The arrival of spring always stirs up a longing for adventure. After months cooped up inside and navigating wet or icy roads, blue skies and warm weather are reason enough to load up your car and hit the highway.
However, your best planning will be undone if you can’t depend on your car. A breakdown on your daily commute is one thing, but what if your car leaves you stranded miles outside the middle of nowhere? Car care is necessary year-round, but especially before a road trip, so complete these basic maintenance tasks before becoming a horror movie
Fluids are the lifeblood of any car. Service intervals on your car’s six essential fluids usually depend on mileage, so consider how far you’ve driven since your last one, and how far you plan on driving on your trip, to decide what needs attention.
Oil: You don’t need to be a car expert to know that oil is critical for an engine. It lubricates moving components like the pistons, crankshaft, and camshaft so they can move smoothly without friction. Oil should be changed every 3,000 to 5,000 miles. If you’ve gotten an oil change within that range, use the dipstick to check the oil condition and fill level. If it’s black, gritty, or below the minimum, get it checked out right away.
Radiator fluid: Engines produce a lot of heat and the radiator keeps it cool. Radiator fluid, also known as coolant or antifreeze, works to extract heat from the engine and dissipate it through the radiator. A low coolant level will also likely result in overheating, so check your coolant and top it off if need be, and make sure to flush the system at 50,000 mile intervals.
Brake fluid: When you push the bake pedal, fluid—yes, fluid—compresses inside the brake lines, forcing the brake pads to clamp on the rotors and slow your car. If you ever notice that the pedal feels spongy or has extra travel, the fluid may be contaminated. Be sure to top off the brake fluid if necessary, and flush it every 36,000 miles.
Power steering fluid: Modern cars use power steering to make turning the wheel easy at any speed, but this fluid can also become contaminated, making your steering wheel less responsive. About 24,000 miles you’re going to want to get your braking system checked out.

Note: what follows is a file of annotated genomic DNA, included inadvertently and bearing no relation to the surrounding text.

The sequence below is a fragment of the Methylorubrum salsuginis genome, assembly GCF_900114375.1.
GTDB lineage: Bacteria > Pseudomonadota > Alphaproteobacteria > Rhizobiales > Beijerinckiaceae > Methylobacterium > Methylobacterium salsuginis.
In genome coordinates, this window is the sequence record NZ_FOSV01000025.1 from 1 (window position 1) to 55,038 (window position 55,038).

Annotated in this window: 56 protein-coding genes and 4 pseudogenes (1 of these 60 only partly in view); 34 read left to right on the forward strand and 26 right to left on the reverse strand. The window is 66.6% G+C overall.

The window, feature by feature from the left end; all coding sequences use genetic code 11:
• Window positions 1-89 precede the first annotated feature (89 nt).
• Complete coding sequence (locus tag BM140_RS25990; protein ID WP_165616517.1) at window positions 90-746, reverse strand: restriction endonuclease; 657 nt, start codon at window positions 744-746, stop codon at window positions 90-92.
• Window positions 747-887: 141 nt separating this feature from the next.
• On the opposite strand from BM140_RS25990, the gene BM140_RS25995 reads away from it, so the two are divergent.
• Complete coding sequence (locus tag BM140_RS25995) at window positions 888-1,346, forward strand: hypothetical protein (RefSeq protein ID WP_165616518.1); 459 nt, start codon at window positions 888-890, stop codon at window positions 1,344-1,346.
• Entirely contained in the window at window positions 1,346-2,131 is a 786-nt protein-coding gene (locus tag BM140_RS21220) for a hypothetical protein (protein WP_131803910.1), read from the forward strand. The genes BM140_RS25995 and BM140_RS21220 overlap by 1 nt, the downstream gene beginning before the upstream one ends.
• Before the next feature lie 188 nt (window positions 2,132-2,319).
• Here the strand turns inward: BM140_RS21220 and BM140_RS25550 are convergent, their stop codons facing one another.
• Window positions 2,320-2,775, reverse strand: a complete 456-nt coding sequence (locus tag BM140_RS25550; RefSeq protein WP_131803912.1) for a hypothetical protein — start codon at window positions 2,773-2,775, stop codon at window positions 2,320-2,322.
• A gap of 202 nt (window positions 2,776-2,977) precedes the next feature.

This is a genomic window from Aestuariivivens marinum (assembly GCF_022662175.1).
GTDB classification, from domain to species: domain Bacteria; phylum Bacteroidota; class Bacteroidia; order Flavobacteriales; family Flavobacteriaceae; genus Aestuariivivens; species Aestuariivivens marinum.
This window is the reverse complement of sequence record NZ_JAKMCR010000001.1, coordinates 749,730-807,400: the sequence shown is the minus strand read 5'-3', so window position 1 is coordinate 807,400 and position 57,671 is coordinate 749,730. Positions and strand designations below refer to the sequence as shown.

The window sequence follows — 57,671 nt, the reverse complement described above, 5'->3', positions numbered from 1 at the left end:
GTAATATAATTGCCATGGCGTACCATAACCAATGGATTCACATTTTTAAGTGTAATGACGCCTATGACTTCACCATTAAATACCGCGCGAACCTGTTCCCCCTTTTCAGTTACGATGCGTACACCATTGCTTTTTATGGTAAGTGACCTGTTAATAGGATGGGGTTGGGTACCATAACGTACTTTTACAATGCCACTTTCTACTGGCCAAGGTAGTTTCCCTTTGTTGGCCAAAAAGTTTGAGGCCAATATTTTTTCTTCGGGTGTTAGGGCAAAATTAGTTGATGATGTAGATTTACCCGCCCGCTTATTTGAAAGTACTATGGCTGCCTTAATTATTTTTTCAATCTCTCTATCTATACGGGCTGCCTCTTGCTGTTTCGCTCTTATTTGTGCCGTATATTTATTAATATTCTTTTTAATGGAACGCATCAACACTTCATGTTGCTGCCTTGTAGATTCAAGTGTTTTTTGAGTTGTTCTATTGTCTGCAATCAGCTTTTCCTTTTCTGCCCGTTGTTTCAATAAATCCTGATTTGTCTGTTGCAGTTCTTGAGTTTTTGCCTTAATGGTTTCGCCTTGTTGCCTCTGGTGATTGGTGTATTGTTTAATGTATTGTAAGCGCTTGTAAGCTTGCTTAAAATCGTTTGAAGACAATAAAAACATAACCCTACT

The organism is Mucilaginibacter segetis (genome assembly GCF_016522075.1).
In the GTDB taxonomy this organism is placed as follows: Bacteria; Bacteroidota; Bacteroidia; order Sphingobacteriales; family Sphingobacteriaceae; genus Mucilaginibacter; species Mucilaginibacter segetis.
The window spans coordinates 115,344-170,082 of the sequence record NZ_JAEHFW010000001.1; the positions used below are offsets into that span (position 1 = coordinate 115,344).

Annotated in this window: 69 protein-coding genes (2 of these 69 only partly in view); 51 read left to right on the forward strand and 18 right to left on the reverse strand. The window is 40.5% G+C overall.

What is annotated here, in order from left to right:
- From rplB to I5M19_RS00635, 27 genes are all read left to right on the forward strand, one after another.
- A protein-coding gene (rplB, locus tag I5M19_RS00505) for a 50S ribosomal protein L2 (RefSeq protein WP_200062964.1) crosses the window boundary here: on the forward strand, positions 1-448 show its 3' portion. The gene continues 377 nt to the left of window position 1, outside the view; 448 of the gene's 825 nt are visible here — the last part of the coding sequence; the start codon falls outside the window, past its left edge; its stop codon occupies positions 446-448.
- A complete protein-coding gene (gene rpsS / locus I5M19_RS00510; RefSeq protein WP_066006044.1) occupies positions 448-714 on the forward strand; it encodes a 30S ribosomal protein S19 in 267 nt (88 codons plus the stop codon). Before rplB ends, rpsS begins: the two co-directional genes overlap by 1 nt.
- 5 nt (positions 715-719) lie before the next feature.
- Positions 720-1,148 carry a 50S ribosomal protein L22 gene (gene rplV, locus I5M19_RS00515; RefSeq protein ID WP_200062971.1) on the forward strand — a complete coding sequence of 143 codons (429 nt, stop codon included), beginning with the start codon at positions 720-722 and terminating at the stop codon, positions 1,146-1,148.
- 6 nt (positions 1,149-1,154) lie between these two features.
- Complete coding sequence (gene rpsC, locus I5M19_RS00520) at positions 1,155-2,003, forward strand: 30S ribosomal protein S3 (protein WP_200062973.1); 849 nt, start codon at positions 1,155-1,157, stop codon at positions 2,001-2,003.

Transmission fluid: Not much ruins a drive like a transmission that jerks when it shifts. Transmission fluid helps gears mesh smoothly, and when it goes bad, uncomfortable shifts can be the result. Fortunately, transmission fluid lasts a long time, and some cars are even sold with so-called “lifetime” transmission fluid. Generally, though, it’s a good idea to replace the fluid at 60,000 miles. Increased problems are likely with transmission fluid older than 100,000 miles.
Windshield fluid: Long drives mean a dirty car, and there’s nothing on your car’s exterior more important to keep clean than the windshield. After all, you have to be able to see where you’re going. Adding windshield washer fluid is super basic – get a jug of fluid at any gas station, then simply use a funnel to fill up your reservoir if it gets low.
As you’d expect, tires are paramount to safety, comfort, and fuel efficiency, so it’s important to check their condition.
Air pressure – 1,000 miles: Every road tripper wants to get the best fuel efficiency, and underinflated tires are guaranteed to waste gas. Conversely, overinflated tires make ride quality worse because they’re less compliant. Incorrect air pressure also causes tires to wear unevenly and need replacement sooner. Be checking tire pressure every 1,000 miles, so depending on the length of your trip, that could be a few times.